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Section 16

16. We have, of course, already seen that a secondary must follow upon the First, and that this is a power immeasurably fruitful; and we indicated that this truth is confirmed by the entire order of things since there is nothing, not even in the lowest ranks, void of the power of generating. We have now to add that, since things engendered tend downwards and not upwards and, especially, move towards multiplicity, the first principle of all must be less a manifold than any.

That which engenders the world of sense cannot itself be a sense-world; it must be the Intellect and the Intellectual world; similarly, the prior which engenders the Intellectual-Principle and the Intellectual world cannot be either, but must be something of less multiplicity. The manifold does not rise from the manifold: the intellectual multiplicity has its source in what is not manifold; by the mere fact of being manifold, the thing is not the first principle: we must look to something earlier.

All must be grouped under a unity which, as standing outside of all multiplicity and outside of any ordinary simplicity, is the veritably and essentially simplex.

Still, how can a Reason-Principle [the Intellectual], characteristically a manifold, a total, derive from what is obviously no Reason-Principle?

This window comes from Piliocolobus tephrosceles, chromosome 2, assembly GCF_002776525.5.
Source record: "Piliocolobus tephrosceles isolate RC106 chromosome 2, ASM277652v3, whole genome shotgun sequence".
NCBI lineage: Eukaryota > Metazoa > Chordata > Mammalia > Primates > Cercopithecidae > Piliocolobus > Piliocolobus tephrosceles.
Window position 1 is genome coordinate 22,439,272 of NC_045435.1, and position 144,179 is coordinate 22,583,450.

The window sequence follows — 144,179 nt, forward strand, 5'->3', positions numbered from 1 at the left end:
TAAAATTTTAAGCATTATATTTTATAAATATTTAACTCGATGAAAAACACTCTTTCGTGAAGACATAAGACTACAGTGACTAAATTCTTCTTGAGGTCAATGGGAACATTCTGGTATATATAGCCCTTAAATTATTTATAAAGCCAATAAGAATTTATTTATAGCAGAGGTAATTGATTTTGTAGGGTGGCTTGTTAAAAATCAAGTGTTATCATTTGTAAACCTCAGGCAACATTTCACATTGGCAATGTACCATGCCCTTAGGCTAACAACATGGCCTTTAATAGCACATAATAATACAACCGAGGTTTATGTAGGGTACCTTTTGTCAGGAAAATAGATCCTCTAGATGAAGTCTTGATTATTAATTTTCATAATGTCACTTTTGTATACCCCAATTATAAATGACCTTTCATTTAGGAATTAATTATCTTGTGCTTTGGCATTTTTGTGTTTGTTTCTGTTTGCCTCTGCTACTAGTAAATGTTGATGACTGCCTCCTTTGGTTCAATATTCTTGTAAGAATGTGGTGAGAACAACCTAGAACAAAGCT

But how, failing such origin in the simplex, could we escape [what cannot be accepted] the derivation of a Reason-Principle from a Reason-Principle?

And how does the secondarily good [the imaged Good] derive from The Good, the Absolute? What does it hold from the Absolute Good to entitle it to the name?

Similarity to the prior is not enough, it does not help towards goodness; we demand similarity only to an actually existent Good: the goodness must depend upon derivation from a Prior of such a nature that the similarity is desirable because that Prior is good, just as the similarity would be undesirable if the Prior were not good.

Does the similarity with the Prior consist, then, in a voluntary resting upon it?

It is rather that, finding its condition satisfying, it seeks nothing: the similarity depends upon the all-sufficiency of what it possesses; its existence is agreeable because all is present to it, and present in such a way as not to be even different from it [Intellectual-Principle is Being].

All life belongs to it, life brilliant and perfect; thus all in it is at once life-principle and Intellectual-Principle, nothing in it aloof from either life or intellect: it is therefore self-sufficing and seeks nothing: and if it seeks nothing this is because it has in itself what, lacking, it must seek. It has, therefore, its Good within itself, either by being of that order- in what we have called its life and intellect- or in some other quality or character going to produce these.

If this [secondary principle] were The Good [The Absolute], nothing could transcend these things, life and intellect: but, given the existence of something higher, this Intellectual-Principle must possess a life directed towards that Transcendent, dependent upon it, deriving its being from it, living towards it as towards its source. The First, then, must transcend this principle of life and intellect which directs thither both the life in itself, a copy of the Reality of the First, and the intellect in itself which is again a copy, though of what original there we cannot know.

Next: Section 17